GDP per capita has constantly increased. The percentage of people who live on $2 a day in South Asia, a region with massive fossil fuel use, has been steadily on the decline from 87% in the early 1980s to 67% in 2010. (Source: World Bank Data.)
And then there is the statistic that the climate doomsayers will never acknowledge. Thanks to energy and technology, climate-related deaths have been plummeting for decades: you are 50X less likely to die from a climate-related cause (heat wave, cold snap, drought, flood, storm) than you would have been 80 years ago.
We are the longest-living, best-fed, healthiest, richest generation of humans on this planet and there is unending potential for further progress.
If, that is, we don’t listen to the anti-fossil-fuel “experts.”
Here’s a scary story. In the 1970s, arguably the most revered intellectuals on energy and environment were men named Amory Lovins and Paul Ehrlich. (They are still revered, which, for reasons that will become apparent within a paragraph, is a moral crime.)
In 1977, Lovins, considered an energy wunderkind for his supposedly innovative criticisms of fossil fuels and his support of solar power and reduced energy use, explained that we already used too much energy. And in particular, the kind of energy we least needed was . . . electricity: “[W]e don’t need any more big electric generating stations. We already have about twice as much electricity as we can use to advantage.”
Environmentalist legend Paul Ehrlich had famously declared “The battle to feed all of humanity is over. In the 1970s hundreds of millions of people will starve to death in spite of any crash programs embarked upon now.” Thanks in large part to a surge in energy use that led to a massive alleviation of global hunger, that prediction did not come to pass. But it might have, had we followed Ehrlich’s advice: “Except in special circumstances, all construction of power generating facilities should cease immediately, and power companies should be forbidden to encourage people to use more power.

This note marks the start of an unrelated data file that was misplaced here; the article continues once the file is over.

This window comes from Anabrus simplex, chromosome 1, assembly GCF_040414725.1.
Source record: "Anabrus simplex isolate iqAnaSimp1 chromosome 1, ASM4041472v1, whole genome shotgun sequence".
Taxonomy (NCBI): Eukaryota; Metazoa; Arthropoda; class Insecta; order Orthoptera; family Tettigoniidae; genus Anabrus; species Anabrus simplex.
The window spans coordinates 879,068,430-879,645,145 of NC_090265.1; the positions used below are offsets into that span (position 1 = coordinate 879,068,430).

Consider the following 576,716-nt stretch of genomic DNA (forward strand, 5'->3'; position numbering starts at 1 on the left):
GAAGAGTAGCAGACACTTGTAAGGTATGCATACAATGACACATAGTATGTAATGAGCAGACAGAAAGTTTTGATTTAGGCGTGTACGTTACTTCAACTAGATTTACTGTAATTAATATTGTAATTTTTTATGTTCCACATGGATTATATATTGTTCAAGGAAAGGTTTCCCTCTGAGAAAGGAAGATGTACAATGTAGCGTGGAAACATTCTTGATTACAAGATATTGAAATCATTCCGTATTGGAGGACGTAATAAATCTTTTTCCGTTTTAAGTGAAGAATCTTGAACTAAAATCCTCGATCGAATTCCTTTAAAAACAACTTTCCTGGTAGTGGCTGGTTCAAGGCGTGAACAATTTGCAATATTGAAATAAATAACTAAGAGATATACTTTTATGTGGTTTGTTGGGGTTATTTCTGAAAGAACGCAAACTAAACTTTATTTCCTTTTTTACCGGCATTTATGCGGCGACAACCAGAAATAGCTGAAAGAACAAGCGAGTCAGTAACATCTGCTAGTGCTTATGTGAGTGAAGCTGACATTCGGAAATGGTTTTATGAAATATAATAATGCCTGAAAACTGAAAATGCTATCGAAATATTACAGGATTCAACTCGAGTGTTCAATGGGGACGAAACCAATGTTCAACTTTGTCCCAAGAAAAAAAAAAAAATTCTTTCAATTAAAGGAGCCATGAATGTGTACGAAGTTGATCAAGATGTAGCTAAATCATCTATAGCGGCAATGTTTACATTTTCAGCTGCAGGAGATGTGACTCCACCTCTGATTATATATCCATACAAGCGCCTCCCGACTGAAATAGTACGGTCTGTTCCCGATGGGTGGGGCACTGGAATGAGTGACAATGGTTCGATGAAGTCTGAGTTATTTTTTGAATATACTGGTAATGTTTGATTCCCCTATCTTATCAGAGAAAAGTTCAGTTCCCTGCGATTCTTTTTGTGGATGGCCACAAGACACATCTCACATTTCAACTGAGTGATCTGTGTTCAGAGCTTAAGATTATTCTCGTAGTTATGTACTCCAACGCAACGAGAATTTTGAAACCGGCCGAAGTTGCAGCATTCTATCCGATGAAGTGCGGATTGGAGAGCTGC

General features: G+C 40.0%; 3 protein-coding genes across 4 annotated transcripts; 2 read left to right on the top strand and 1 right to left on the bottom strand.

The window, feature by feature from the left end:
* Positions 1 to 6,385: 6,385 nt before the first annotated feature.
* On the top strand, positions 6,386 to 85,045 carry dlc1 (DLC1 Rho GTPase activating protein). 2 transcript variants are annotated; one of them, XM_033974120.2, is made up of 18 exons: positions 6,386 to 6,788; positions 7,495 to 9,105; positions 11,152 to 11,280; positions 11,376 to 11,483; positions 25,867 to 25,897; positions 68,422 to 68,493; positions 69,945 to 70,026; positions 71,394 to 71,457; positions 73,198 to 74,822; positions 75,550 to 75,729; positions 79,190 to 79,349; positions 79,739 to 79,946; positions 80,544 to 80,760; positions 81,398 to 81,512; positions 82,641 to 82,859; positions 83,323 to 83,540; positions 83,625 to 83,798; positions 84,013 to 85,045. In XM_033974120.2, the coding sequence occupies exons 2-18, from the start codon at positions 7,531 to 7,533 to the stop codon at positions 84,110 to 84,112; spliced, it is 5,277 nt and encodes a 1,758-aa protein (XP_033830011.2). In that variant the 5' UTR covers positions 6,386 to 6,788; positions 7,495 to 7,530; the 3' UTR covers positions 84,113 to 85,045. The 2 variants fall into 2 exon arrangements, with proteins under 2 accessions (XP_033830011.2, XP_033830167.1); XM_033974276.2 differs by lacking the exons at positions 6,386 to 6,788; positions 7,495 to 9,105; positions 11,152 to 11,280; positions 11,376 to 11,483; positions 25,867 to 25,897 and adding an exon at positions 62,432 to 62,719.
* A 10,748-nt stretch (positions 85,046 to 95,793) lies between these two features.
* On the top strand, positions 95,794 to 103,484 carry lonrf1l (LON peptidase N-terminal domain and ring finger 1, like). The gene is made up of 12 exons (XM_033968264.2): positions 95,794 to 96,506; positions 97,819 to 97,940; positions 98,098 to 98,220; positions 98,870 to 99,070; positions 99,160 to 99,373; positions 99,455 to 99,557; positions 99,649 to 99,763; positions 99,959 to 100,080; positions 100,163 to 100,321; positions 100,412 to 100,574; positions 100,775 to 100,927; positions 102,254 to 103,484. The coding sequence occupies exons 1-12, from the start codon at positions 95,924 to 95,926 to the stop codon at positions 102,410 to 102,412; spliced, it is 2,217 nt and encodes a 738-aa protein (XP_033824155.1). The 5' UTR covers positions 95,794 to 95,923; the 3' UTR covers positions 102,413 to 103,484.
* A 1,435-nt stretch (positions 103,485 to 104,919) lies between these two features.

Power is much too cheap. It should certainly be made more expensive and perhaps rationed, in order to reduce its frivolous use.”
Had we listened to these two “experts,” billions of people—ultimately, every single person alive—would be worse off today. Or dead. You would certainly not be reading this on an “unnecessary” electronic device connecting to the electricity-hungry Internet.
This is what is at stake with energy. And while President Obama wasn’t extreme enough in his recent rhetoric for many environmentalist groups, he is on record as calling for outlawing 80% of fossil fuel use. Which would mean not only prohibiting future power plants, but shutting down existing ones.
Whether he knows it or not, every time he attacks fossil fuels, President Obama is working to make his grandchildren’s world much, much worse.
Alex Epstein, an energy philosopher, debater, and communications consultant, is Founder and President of the Center for Industrial Progress, head of the I Love Fossil Fuels Campaign, and author of Fossil Fuels Improve the Planet, “The Moral Case for Fossil Fuels: The Key to Winning
Hearts and Minds,” and the forthcoming book The Case for Fossil Fuels (Penguin/Portfolio, 2014). Contact him here.